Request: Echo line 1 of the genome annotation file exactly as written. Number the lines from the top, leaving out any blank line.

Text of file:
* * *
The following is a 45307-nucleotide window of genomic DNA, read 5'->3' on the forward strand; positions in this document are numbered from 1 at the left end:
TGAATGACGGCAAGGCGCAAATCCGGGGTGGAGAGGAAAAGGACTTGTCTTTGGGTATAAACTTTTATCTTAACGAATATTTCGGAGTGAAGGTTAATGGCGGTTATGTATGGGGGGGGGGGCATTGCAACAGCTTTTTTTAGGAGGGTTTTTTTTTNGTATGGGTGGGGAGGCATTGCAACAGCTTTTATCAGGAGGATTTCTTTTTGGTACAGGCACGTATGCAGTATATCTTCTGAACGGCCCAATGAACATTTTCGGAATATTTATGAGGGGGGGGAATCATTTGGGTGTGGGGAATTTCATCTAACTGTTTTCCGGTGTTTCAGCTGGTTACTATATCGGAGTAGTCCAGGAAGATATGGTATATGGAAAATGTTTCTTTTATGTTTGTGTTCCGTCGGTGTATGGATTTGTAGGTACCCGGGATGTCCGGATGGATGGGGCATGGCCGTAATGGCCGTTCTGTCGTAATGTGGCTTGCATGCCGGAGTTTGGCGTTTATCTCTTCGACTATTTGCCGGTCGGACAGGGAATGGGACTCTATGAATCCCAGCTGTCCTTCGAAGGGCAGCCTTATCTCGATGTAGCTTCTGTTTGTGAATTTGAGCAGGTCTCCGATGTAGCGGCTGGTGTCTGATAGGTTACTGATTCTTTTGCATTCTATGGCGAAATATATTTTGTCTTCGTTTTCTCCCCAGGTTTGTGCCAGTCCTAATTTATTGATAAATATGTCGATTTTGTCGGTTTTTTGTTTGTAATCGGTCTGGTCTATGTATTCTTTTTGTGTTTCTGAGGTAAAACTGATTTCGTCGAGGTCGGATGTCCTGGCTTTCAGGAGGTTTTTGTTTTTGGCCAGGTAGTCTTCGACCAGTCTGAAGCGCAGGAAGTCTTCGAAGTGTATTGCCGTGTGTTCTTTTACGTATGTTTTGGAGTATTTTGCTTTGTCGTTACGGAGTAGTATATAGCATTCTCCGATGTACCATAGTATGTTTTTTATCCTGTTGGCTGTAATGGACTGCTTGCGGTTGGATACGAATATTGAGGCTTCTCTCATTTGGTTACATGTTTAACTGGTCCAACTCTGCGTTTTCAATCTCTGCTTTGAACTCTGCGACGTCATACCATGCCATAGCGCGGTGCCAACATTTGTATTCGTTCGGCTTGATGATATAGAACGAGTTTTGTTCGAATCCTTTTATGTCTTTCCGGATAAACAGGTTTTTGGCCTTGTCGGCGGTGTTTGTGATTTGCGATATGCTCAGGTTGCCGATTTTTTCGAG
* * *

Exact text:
The following is a 45307-nucleotide window of genomic DNA, read 5'->3' on the forward strand; positions in this document are numbered from 1 at the left end: